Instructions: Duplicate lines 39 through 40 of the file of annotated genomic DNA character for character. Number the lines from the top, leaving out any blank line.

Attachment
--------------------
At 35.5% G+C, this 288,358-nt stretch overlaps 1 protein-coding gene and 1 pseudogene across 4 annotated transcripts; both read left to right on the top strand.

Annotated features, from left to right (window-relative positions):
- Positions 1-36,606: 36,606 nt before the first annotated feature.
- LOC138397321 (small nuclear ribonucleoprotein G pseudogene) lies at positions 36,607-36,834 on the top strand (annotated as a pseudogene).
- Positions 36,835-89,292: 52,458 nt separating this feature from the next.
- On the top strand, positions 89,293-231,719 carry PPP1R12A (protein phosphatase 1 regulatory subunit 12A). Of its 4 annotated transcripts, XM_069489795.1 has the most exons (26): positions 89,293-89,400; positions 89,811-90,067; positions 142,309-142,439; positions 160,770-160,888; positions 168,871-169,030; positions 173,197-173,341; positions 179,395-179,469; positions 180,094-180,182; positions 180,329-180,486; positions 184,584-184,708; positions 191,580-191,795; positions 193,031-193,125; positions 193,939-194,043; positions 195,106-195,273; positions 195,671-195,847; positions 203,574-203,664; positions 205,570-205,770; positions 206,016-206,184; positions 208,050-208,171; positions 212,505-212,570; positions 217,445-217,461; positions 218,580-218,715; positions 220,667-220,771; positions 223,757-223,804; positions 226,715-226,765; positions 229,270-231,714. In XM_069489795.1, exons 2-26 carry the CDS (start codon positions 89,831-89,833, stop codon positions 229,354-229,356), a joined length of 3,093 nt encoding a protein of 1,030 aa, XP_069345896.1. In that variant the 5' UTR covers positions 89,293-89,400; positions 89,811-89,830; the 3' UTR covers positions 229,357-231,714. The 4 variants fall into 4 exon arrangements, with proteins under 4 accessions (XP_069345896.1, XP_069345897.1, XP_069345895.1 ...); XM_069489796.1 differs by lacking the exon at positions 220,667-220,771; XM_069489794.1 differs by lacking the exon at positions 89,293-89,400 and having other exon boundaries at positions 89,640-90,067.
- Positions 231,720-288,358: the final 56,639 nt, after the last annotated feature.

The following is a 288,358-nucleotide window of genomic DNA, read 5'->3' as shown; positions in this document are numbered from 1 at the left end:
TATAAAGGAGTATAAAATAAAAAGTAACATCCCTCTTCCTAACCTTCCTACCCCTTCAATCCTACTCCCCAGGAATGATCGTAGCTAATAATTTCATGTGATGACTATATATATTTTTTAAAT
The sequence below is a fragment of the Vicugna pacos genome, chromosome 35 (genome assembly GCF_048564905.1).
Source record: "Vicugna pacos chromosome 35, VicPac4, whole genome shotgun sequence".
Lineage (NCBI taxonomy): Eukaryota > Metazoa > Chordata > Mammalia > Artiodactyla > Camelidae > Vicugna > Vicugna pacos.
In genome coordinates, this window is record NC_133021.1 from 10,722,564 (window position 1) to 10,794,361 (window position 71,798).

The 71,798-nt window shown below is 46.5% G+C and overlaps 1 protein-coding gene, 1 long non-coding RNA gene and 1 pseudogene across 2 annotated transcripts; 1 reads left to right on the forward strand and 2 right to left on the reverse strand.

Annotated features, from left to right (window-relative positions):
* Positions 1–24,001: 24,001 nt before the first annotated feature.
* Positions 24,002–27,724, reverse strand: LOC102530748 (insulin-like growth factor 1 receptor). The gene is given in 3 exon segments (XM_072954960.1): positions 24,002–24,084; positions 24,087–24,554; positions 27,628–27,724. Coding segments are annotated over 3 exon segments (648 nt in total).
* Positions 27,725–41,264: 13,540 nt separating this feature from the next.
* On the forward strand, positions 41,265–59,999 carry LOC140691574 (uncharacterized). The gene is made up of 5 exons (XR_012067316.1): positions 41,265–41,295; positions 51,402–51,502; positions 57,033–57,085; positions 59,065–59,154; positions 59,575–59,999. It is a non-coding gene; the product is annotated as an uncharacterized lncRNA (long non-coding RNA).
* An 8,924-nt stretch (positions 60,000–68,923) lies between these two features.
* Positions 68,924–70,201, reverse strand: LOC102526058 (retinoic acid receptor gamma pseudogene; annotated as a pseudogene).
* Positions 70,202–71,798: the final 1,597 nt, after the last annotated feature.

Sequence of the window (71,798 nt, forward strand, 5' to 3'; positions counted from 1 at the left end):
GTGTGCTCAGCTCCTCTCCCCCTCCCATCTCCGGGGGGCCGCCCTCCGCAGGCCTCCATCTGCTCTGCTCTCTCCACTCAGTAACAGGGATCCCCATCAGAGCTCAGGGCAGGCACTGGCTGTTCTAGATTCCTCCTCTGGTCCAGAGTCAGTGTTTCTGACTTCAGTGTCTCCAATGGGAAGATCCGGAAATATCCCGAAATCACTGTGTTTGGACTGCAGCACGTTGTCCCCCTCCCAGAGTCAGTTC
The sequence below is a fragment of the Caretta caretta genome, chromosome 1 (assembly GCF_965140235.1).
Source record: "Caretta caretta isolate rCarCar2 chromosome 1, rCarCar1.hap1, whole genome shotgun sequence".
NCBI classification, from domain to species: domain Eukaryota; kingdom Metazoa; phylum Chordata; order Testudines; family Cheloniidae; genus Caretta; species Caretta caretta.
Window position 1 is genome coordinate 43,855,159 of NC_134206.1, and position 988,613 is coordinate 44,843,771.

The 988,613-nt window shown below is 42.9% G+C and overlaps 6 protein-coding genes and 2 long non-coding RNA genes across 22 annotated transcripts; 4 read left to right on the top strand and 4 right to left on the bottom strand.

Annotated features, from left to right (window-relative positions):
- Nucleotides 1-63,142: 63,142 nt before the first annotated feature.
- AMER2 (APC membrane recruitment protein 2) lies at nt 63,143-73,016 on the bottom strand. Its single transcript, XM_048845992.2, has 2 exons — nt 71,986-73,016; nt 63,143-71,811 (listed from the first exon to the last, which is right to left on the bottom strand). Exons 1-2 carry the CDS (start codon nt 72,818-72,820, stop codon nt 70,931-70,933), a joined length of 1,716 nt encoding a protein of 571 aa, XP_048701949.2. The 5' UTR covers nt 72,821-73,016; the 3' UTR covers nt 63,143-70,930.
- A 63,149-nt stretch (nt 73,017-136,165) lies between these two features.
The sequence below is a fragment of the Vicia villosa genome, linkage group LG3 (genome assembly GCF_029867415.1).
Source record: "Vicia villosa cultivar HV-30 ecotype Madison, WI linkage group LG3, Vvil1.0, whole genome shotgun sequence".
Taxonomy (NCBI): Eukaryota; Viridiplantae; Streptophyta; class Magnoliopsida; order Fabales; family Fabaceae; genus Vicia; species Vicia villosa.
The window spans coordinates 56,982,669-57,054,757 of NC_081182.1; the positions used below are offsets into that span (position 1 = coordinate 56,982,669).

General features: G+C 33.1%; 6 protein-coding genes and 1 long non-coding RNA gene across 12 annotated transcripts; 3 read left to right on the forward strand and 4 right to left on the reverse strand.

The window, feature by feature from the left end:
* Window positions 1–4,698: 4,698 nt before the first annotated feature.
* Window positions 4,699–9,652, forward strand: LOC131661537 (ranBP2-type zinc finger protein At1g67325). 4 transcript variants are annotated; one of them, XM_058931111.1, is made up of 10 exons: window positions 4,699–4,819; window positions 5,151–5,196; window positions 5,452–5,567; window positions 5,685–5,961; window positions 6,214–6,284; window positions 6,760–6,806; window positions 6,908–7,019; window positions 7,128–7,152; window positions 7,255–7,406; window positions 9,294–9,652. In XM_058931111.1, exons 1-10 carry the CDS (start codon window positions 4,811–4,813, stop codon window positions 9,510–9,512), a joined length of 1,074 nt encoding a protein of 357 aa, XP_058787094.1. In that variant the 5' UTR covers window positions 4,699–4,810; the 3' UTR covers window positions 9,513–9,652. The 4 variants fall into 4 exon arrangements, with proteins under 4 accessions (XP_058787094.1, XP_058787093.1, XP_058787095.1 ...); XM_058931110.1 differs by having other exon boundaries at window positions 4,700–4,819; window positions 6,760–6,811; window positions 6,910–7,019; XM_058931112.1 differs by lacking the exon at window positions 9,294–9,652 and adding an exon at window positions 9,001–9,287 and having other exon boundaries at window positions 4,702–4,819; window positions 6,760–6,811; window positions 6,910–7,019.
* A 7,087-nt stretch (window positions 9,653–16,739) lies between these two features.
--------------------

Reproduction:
The window, feature by feature from the left end:
* Window positions 1–4,698: 4,698 nt before the first annotated feature.